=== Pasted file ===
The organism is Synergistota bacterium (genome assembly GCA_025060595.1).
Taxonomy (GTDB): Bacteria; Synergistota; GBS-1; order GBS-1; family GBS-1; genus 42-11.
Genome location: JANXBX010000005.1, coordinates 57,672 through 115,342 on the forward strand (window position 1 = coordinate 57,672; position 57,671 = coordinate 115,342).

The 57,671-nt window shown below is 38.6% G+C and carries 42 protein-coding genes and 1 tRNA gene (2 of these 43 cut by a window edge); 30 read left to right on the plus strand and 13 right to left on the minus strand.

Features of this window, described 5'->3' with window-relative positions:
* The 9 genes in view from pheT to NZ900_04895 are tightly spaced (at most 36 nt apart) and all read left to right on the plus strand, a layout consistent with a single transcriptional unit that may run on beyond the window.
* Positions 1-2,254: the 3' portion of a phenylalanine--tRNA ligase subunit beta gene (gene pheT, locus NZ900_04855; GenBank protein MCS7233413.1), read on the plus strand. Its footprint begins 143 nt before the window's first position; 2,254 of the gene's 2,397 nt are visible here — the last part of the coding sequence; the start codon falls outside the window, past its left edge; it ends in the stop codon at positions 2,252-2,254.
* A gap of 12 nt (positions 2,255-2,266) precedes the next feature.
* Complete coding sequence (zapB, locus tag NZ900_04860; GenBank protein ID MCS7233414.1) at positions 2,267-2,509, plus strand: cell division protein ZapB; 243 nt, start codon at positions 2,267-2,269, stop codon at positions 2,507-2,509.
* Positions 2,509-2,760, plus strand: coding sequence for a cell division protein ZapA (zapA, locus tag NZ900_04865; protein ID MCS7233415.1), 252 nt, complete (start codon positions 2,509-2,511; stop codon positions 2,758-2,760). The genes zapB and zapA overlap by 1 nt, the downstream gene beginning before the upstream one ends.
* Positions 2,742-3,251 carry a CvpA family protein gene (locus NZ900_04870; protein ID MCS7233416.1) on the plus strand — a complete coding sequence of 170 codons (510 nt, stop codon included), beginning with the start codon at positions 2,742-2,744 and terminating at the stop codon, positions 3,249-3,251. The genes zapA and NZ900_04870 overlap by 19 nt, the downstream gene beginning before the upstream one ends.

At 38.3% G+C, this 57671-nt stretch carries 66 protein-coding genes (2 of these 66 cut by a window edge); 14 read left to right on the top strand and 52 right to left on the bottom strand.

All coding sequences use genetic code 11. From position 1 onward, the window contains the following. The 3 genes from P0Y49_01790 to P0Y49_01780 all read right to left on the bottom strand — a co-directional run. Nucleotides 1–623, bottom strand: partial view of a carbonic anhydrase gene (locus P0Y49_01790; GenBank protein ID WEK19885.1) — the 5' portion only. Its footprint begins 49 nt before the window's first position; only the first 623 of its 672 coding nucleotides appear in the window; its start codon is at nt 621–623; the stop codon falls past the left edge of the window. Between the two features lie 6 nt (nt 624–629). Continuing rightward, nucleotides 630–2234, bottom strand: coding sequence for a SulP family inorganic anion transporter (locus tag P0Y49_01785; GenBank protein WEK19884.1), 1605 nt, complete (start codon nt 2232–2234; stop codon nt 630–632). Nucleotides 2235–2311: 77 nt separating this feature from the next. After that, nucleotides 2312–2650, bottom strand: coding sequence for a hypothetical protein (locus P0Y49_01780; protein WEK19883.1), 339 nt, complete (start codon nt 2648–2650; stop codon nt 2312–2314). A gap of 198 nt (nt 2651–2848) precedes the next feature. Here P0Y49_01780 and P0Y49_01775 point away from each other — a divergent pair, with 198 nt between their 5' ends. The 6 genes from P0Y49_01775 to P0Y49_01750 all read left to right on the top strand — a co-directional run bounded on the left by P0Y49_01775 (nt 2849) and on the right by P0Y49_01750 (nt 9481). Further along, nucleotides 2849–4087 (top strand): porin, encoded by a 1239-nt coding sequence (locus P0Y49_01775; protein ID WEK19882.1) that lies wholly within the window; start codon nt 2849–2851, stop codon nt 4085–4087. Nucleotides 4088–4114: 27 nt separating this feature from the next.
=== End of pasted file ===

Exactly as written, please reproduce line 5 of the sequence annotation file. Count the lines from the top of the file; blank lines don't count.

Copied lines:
Features of this window, described 5'->3' with window-relative positions: